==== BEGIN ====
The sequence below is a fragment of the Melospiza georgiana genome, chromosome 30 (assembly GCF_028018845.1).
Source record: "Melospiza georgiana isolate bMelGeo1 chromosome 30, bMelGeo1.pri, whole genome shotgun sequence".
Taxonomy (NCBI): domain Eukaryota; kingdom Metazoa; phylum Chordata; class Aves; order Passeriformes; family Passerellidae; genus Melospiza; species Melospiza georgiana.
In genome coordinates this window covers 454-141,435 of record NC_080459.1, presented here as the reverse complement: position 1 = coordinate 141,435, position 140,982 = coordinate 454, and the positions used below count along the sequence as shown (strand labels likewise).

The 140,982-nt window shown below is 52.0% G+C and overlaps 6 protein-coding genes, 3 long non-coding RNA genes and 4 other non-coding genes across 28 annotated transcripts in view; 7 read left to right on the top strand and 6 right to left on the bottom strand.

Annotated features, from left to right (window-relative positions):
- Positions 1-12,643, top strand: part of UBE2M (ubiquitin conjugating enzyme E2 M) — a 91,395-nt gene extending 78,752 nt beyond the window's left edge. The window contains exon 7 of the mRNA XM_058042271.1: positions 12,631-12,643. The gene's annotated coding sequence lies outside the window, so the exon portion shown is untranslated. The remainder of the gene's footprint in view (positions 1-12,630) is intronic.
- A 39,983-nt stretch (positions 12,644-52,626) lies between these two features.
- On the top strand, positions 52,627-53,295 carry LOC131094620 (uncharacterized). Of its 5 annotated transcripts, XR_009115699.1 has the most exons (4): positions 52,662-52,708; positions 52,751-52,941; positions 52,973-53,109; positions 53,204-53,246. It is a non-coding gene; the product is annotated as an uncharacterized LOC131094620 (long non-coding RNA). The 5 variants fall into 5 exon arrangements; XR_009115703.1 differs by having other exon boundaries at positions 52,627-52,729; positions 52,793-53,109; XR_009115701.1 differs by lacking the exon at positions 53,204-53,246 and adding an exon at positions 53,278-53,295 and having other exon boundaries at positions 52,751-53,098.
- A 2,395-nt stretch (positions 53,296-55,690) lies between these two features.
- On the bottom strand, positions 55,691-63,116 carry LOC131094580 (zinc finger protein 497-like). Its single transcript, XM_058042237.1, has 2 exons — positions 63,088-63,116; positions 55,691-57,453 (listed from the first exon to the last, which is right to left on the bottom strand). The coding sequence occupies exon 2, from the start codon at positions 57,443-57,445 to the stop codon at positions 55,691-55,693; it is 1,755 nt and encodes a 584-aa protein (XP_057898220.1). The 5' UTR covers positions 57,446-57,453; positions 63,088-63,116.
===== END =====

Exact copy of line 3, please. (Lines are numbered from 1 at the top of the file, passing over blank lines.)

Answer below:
Taxonomy (NCBI): domain Eukaryota; kingdom Metazoa; phylum Chordata; class Aves; order Passeriformes; family Passerellidae; genus Melospiza; species Melospiza georgiana.